I have enjoyed photography for years but was always taking snapshots not pictures or photos. At first I thought it was the limit of the camera I had. I had a point and shoot, so I used it as a point and shoot (P&S). I saw something, snap take a picture. I realized I wanted to learn more and get better.
I started to "talk" with people on the Internet about photography and they started providing pointers and critique on my shots. After a little while I became able to see the items in my shots that they were talking about - not have a branch coming out of someone's ear. My pictures were getting better by me as a photographer getting better at seeing the image I wanted to capture. It was simple things adjusting my process, using a tripod, rotating the image so that there was space around the image, waiting for better light ... etc.
When I wore out (over 15,000 actuations) my P&S camera I purchased an entry level DSLR, after looking at it in the store and trying it and seeing how the controls worked for me, did it fit my hands ... etc. I was using the kit lens and was taking pictures with it. I also got another P&S for easier portability.
After having the DSLR for four years, I am comfortable enough with it to be able to shoot in manual mode setting everything myself. However I had to spend a lot of time working and learning what all the controls meant. I spent a lot of time looking at the EXIF info for images to see how the same shot could look so different just by changing one variable. It was a little frustrating at times, but for me the process worked. I also found a community I could ask questions and learn through and from.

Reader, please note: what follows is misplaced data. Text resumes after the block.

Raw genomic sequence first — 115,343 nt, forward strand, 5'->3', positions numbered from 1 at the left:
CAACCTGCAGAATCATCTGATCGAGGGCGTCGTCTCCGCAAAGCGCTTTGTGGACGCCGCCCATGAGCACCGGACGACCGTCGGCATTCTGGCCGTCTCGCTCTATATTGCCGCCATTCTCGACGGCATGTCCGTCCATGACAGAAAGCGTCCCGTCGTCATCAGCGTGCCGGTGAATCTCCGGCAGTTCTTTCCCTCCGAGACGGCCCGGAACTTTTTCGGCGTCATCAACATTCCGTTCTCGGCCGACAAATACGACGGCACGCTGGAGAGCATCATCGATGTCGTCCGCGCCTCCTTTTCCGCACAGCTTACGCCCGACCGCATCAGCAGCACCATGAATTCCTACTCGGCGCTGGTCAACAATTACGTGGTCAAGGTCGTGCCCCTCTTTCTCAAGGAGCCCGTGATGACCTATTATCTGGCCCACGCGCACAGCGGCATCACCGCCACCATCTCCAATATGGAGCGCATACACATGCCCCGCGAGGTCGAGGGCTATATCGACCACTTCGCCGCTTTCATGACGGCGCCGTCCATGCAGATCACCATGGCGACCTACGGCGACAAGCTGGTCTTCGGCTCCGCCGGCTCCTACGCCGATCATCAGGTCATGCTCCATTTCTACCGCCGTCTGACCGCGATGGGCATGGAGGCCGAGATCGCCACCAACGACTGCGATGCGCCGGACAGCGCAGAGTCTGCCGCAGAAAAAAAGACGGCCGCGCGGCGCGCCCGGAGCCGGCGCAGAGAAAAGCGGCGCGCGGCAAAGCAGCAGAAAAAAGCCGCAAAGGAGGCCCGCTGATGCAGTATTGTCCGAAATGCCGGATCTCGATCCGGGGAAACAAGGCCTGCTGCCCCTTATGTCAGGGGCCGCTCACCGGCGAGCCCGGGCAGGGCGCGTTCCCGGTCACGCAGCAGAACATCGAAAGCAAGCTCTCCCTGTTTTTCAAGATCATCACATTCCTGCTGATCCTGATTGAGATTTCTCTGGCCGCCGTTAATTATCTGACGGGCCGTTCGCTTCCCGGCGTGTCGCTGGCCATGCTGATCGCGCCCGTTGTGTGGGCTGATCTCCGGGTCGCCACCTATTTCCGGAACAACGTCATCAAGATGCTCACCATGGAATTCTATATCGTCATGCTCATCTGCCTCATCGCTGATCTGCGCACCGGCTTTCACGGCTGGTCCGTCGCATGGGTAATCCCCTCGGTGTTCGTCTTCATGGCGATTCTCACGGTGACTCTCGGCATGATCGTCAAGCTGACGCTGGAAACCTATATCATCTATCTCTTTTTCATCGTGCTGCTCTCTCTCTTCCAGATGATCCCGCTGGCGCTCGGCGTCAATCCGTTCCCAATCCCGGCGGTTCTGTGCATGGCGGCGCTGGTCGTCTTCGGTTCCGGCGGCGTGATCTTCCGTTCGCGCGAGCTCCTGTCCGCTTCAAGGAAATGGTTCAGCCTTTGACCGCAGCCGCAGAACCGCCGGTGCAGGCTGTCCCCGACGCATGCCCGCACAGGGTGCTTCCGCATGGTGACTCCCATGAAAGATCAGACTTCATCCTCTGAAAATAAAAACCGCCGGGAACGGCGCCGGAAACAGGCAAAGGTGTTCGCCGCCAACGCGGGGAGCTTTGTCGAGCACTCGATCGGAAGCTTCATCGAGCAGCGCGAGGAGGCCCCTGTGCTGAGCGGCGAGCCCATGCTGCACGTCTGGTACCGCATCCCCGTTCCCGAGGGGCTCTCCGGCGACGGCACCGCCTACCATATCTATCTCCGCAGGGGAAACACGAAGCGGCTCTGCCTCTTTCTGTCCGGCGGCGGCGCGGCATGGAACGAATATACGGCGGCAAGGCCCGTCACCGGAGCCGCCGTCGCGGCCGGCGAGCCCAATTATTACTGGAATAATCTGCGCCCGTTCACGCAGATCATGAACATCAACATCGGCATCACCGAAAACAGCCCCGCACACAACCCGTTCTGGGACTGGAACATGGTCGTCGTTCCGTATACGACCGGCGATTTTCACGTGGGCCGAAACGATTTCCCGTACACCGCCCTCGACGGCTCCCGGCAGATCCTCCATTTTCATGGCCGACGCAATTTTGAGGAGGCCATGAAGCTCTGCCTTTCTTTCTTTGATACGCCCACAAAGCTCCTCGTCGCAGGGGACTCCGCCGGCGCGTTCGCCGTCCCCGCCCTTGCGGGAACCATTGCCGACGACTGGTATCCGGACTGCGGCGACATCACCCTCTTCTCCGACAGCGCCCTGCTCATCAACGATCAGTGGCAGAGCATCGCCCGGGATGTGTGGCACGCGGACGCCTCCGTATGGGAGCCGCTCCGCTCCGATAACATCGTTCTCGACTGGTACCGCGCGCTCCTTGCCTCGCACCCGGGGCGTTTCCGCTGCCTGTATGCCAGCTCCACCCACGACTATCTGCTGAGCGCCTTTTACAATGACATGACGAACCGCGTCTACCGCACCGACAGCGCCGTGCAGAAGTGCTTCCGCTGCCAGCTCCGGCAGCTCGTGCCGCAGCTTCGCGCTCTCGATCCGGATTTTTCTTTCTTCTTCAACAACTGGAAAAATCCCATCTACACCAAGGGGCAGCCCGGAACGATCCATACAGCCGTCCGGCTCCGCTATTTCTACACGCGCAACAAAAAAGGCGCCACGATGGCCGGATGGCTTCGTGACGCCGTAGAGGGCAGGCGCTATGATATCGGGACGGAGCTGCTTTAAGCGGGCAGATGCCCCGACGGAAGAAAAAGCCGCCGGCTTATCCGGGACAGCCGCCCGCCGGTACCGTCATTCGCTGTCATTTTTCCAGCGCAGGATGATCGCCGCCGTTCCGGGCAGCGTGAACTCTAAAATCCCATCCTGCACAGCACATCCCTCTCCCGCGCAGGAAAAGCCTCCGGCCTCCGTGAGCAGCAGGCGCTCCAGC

I am now at a point where my skills are going beyond what my equipment could support. That point took me four years. Now you may learn faster than I did and find local resources.
As my photography skills improved my pictures were noticed at worked and I started to document projects for trade magazines. Sometimes I would have the DSLR other times the P&S. Shots from both cameras have been used for magazine covers and advertisements.
Proving what I feel you already know, it is the person behind the camera that makes the image and makes it good or bad - not the camera. So learning the process and being able to evaluate yourself requires you to take lots of pictures. I would say go buy a camera and start composing pictures. But don't think you need to buy a top of the line DSLR, you can learn as much with a P&S about the basic items without having to worry about all the settings on a DSLR. So get out there and start shooting, I also recommend shooting with someone else with experience to see what you can glean.
The other most important accessory I used while learning, a notepad. I would write down things so I could remember more when I was looking at the images.